US scientists have developed a new technique for improving the success rate of islet cell transplantation in people with type 1 diabetes.
Upon testing this technique on animal models of type 1 diabetes the mice had restored insulin production to blood glucose levels and the survival rate of transplanted cells improved.
“We have engineered a material that can be used to transplant islets and promote vascularization and survival of the islets to enhance their function,” said study author Andrés García, Georgia Institute of Technology, US.
“We are very excited about this because it could have immediate patient benefits if this proves successful in humans.”
Garcia and first author Jessica Weaver looked to address a major issue with islet cell transplantation: as many as 60 per cent of transplanted islets die immediately due to being cut off from their blood supply, while those that survive transplant die within several months – patients have to take immunosuppressant drugs following transplantation to ensure the cells’ survival.
They sought to engineer a new approach to transplantatio, and developed a new hydrogel material with a protein that increases blood vessel growth.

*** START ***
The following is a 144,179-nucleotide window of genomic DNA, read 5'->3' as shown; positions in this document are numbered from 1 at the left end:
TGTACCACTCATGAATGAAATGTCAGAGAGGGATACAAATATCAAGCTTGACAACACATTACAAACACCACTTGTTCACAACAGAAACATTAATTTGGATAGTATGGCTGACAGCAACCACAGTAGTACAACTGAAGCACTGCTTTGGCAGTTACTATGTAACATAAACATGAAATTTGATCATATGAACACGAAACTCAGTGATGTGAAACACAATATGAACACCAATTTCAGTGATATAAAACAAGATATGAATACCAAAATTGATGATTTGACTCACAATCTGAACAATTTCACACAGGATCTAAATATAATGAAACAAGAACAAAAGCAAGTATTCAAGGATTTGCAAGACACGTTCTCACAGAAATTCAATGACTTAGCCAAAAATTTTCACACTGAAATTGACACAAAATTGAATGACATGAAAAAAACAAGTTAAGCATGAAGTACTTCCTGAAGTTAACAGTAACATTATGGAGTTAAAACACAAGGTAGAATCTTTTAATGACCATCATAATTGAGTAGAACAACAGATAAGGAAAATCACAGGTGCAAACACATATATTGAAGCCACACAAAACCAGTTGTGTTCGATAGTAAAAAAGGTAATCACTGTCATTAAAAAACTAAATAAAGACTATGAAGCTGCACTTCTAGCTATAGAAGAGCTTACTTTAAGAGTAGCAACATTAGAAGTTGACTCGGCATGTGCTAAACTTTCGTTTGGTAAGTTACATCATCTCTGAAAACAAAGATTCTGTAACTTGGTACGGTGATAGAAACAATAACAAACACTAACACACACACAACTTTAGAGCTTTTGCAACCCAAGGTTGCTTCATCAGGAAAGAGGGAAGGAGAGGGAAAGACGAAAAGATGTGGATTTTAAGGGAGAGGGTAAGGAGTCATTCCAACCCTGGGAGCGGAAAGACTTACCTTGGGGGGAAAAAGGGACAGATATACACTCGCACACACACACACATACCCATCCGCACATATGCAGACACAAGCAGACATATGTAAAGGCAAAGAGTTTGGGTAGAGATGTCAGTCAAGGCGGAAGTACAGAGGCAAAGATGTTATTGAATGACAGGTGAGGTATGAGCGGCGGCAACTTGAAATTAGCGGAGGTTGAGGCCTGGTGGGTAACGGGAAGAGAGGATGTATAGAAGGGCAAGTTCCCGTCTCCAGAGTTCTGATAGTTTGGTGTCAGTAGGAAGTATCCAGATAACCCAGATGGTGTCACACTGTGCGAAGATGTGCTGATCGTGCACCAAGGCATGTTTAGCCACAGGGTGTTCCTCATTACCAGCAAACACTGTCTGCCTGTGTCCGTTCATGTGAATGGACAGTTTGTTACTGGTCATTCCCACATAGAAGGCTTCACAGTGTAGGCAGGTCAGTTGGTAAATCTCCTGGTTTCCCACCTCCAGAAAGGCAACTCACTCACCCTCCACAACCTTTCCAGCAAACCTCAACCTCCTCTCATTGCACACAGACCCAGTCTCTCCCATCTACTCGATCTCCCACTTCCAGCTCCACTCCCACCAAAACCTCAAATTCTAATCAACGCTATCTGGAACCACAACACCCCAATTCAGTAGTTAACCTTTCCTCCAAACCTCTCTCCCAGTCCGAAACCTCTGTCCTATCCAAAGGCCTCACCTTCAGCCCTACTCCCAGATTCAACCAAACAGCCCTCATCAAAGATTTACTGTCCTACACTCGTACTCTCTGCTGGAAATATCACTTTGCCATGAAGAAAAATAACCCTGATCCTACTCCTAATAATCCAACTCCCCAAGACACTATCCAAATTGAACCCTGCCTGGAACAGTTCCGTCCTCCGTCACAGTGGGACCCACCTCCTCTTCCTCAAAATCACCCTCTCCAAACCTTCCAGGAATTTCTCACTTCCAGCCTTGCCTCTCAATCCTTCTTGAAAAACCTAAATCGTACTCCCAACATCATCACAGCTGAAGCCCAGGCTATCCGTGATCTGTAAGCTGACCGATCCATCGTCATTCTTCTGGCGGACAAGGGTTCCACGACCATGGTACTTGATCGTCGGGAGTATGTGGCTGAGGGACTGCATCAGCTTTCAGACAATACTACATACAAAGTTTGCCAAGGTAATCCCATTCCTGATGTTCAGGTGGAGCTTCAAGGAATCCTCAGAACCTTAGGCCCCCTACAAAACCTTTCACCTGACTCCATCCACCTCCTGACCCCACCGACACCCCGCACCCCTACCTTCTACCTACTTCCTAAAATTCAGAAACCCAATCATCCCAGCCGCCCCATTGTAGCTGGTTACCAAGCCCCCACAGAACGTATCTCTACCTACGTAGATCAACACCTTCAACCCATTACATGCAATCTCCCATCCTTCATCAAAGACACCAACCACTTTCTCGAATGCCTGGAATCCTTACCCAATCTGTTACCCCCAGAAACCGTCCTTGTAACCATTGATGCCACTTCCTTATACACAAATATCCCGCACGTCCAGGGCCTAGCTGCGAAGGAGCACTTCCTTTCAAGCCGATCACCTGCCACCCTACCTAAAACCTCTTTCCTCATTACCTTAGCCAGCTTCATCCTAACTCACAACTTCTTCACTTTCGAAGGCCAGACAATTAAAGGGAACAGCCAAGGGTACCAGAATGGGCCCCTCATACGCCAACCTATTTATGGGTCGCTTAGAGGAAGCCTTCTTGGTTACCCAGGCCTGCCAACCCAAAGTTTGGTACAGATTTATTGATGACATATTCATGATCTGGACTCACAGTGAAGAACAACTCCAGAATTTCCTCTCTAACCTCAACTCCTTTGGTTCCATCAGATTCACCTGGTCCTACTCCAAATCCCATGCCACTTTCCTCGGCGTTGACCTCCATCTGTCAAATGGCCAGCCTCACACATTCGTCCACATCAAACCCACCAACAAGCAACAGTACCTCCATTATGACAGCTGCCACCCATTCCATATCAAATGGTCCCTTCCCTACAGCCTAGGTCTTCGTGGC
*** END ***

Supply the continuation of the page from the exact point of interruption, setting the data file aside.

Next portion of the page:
Garcia explained: “The transplanted islets need a lot of oxygenation and a connection to the body’s circulatory system to sense the glucose levels and transport the insulin. In addition to protecting the islets, our engineered material promotes the formation of new blood vessels to nourish the cells.”
Locations were examined in the bodies of the diabetic mice to assess where the transplanted cells could be best placed to increase their chances of survival. These areas included the liver, where up to three donors are required to keep enough transplanted cells alive, under the skin and in the abdomen.
Weaver found that islet clusters transplanted with the hydrogel and VEGF (vascular endothelial growth factor) developed blood vessels and engrafted into their new locations. The hydrogel material then degraded, as expected, and was replaced by new tissue which grew around the islets.
The researchers then tracked the long-term effects of the cells and how many survived, with the abdomen shown to be the most optimal transplant location.
“When we first started doing the imaging, I’m pretty sure I screamed the first time I saw it,” Weaver said. “It was so beautiful to see the vasculature. I wasn’t expecting to see such perfect blood vessel growth into the islets.”
The next step is to now study the technique in larger animals. Human trials are still some way away, but the researchers hope continued positive findings could indicate the technique’s efficacy in treating people with type 1 diabetes.
The findings appear online in the journal Science Advances.

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